Laurel and Hardy Museum

Ulverston, United Kingdom

Laurel and Hardy Museum


Ulverston is a market town and a civil parish in the South Lakeland district of Cumbria, England. In the 2001 census the parish had a population of 11,524, increasing at the 2011 census to 11,678. Historically in Lancashire, it lies a few miles south of the Lake District National Park and just north-west of Morecambe Bay, within the Furness Peninsula. Lancaster is 51 miles (82 km) to the east, Barrow-in-Furness 8 miles (13 km) to the south-west and Kendal 33 miles (53 km) to the north-east.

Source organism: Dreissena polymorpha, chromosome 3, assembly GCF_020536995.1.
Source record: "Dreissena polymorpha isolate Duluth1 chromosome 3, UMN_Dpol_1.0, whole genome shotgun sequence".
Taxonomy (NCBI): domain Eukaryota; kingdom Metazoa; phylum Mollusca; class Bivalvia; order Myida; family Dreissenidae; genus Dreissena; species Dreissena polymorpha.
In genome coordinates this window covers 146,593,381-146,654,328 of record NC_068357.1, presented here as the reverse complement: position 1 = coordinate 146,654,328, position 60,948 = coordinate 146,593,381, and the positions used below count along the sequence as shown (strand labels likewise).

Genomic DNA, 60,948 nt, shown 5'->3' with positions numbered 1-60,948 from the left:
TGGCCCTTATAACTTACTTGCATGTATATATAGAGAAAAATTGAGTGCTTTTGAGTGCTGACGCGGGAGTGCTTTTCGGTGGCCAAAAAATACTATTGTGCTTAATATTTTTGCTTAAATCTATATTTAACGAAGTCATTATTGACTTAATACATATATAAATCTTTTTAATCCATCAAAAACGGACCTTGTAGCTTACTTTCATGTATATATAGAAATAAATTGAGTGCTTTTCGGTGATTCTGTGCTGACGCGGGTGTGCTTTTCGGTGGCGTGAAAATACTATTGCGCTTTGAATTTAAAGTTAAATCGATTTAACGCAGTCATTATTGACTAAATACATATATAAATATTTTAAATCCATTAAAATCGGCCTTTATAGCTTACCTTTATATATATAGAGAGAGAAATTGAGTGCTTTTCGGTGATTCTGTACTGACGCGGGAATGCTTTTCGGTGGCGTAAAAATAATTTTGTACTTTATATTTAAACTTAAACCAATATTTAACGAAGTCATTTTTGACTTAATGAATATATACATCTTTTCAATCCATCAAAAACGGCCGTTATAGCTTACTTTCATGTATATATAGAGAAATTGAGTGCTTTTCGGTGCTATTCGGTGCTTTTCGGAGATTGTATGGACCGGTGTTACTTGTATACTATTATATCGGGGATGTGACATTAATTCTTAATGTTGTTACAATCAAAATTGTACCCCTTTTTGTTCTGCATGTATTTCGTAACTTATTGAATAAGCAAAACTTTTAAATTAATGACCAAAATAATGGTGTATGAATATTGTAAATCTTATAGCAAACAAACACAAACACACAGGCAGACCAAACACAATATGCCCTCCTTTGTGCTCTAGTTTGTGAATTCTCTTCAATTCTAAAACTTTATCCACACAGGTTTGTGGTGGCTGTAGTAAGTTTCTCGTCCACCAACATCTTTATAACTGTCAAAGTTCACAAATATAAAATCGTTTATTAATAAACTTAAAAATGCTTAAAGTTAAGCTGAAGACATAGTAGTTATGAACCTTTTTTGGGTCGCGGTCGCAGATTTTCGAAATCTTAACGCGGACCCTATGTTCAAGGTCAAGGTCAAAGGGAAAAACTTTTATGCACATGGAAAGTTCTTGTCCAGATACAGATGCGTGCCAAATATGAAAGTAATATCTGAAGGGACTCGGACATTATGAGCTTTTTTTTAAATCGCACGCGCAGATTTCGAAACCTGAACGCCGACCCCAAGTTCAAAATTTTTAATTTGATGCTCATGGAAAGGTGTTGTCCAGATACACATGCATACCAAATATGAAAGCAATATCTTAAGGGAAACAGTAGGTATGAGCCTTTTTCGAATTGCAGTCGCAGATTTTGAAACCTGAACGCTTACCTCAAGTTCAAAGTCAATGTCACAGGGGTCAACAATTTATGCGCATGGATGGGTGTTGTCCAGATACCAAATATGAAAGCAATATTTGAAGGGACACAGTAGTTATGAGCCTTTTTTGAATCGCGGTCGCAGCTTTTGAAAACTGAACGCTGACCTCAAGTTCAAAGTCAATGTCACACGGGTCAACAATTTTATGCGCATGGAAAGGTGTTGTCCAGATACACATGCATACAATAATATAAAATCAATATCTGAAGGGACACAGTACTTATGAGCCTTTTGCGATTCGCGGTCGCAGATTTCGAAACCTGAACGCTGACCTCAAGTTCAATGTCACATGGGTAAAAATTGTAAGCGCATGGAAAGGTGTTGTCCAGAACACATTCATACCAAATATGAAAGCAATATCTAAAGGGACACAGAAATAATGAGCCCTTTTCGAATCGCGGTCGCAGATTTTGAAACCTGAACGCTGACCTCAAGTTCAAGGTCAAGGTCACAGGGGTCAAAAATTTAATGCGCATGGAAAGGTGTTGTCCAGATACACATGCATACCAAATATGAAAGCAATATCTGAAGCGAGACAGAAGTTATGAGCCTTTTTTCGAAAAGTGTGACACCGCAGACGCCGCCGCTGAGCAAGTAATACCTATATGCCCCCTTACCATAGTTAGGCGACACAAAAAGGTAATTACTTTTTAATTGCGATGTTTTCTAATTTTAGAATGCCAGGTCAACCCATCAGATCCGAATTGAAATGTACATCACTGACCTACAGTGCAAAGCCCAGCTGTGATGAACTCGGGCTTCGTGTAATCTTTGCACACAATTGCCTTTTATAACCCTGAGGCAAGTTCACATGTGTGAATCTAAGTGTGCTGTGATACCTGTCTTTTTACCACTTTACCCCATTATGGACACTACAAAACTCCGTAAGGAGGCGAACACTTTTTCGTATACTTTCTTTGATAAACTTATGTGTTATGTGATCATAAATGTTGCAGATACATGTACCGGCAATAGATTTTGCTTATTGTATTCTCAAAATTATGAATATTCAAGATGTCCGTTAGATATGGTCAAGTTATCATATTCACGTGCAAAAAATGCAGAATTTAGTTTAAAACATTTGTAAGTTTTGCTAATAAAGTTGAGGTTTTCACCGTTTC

The name Ulverston, first recorded as Ulurestun in the Domesday Book of 1086, consists of two elements. The first is either an Old Norse personal name, Úlfarr, or the Old English Wulfhere. The second is the Old English tūn, meaning farmstead or village. The personal names Úlfarr and Wulfhere both imply "wolf warrior" or "wolf army", which explains the presence of a wolf on the town's coat of arms. The loss of the initial W in Wulfhere can be linked to the historical Scandinavian influence in the region. Locally, the town has traditionally been known as Oostan. Other variants include Oluestonam (1127), and Uluereston (1189).

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